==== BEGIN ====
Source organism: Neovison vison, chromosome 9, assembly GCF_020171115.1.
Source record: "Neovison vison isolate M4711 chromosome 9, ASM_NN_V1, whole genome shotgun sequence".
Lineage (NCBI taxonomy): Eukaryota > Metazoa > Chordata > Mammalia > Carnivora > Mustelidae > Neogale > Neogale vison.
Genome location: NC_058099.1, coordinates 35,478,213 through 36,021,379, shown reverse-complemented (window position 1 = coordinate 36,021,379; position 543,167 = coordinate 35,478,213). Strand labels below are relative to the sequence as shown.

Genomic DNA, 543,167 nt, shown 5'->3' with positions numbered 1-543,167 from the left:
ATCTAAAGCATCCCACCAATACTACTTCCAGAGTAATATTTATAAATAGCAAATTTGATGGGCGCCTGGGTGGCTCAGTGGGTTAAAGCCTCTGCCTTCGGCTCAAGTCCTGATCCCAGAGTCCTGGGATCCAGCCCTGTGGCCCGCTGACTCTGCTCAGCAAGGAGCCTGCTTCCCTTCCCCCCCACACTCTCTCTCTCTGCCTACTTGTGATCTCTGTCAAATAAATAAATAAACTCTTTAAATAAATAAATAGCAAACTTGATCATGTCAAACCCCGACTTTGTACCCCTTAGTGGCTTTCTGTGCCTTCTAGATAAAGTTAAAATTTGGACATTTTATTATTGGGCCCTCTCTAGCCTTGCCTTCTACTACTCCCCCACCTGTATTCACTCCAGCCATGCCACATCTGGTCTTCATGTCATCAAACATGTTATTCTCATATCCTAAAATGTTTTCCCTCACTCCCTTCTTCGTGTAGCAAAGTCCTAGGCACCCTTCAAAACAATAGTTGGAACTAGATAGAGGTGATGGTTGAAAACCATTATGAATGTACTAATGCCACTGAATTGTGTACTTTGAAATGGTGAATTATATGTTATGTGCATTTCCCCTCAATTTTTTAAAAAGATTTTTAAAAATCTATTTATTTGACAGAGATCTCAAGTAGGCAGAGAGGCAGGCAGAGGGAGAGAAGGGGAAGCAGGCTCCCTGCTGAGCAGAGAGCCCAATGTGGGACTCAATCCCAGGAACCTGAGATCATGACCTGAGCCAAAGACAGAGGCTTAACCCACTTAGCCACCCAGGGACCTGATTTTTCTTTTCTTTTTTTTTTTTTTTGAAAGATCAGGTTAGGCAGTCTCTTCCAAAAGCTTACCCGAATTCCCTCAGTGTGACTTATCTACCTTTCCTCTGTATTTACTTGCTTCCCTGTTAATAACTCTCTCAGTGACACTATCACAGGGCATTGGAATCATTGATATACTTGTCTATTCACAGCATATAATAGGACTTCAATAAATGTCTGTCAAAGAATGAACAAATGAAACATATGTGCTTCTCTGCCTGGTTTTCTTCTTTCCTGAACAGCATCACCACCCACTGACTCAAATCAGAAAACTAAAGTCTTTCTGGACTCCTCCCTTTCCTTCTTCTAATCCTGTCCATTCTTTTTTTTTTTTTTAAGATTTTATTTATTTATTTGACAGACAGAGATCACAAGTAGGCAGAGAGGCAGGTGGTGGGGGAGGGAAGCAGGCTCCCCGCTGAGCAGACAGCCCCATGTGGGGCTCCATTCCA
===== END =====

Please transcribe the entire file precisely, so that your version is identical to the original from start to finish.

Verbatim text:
Source organism: Neovison vison, chromosome 9, assembly GCF_020171115.1.
Source record: "Neovison vison isolate M4711 chromosome 9, ASM_NN_V1, whole genome shotgun sequence".
Lineage (NCBI taxonomy): Eukaryota > Metazoa > Chordata > Mammalia > Carnivora > Mustelidae > Neogale > Neogale vison.
Genome location: NC_058099.1, coordinates 35,478,213 through 36,021,379, shown reverse-complemented (window position 1 = coordinate 36,021,379; position 543,167 = coordinate 35,478,213). Strand labels below are relative to the sequence as shown.

Genomic DNA, 543,167 nt, shown 5'->3' with positions numbered 1-543,167 from the left:
ATCTAAAGCATCCCACCAATACTACTTCCAGAGTAATATTTATAAATAGCAAATTTGATGGGCGCCTGGGTGGCTCAGTGGGTTAAAGCCTCTGCCTTCGGCTCAAGTCCTGATCCCAGAGTCCTGGGATCCAGCCCTGTGGCCCGCTGACTCTGCTCAGCAAGGAGCCTGCTTCCCTTCCCCCCCACACTCTCTCTCTCTGCCTACTTGTGATCTCTGTCAAATAAATAAATAAACTCTTTAAATAAATAAATAGCAAACTTGATCATGTCAAACCCCGACTTTGTACCCCTTAGTGGCTTTCTGTGCCTTCTAGATAAAGTTAAAATTTGGACATTTTATTATTGGGCCCTCTCTAGCCTTGCCTTCTACTACTCCCCCACCTGTATTCACTCCAGCCATGCCACATCTGGTCTTCATGTCATCAAACATGTTATTCTCATATCCTAAAATGTTTTCCCTCACTCCCTTCTTCGTGTAGCAAAGTCCTAGGCACCCTTCAAAACAATAGTTGGAACTAGATAGAGGTGATGGTTGAAAACCATTATGAATGTACTAATGCCACTGAATTGTGTACTTTGAAATGGTGAATTATATGTTATGTGCATTTCCCCTCAATTTTTTAAAAAGATTTTTAAAAATCTATTTATTTGACAGAGATCTCAAGTAGGCAGAGAGGCAGGCAGAGGGAGAGAAGGGGAAGCAGGCTCCCTGCTGAGCAGAGAGCCCAATGTGGGACTCAATCCCAGGAACCTGAGATCATGACCTGAGCCAAAGACAGAGGCTTAACCCACTTAGCCACCCAGGGACCTGATTTTTCTTTTCTTTTTTTTTTTTTTTGAAAGATCAGGTTAGGCAGTCTCTTCCAAAAGCTTACCCGAATTCCCTCAGTGTGACTTATCTACCTTTCCTCTGTATTTACTTGCTTCCCTGTTAATAACTCTCTCAGTGACACTATCACAGGGCATTGGAATCATTGATATACTTGTCTATTCACAGCATATAATAGGACTTCAATAAATGTCTGTCAAAGAATGAACAAATGAAACATATGTGCTTCTCTGCCTGGTTTTCTTCTTTCCTGAACAGCATCACCACCCACTGACTCAAATCAGAAAACTAAAGTCTTTCTGGACTCCTCCCTTTCCTTCTTCTAATCCTGTCCATTCTTTTTTTTTTTTTTAAGATTTTATTTATTTATTTGACAGACAGAGATCACAAGTAGGCAGAGAGGCAGGTGGTGGGGGAGGGAAGCAGGCTCCCCGCTGAGCAGACAGCCCCATGTGGGGCTCCATTCCA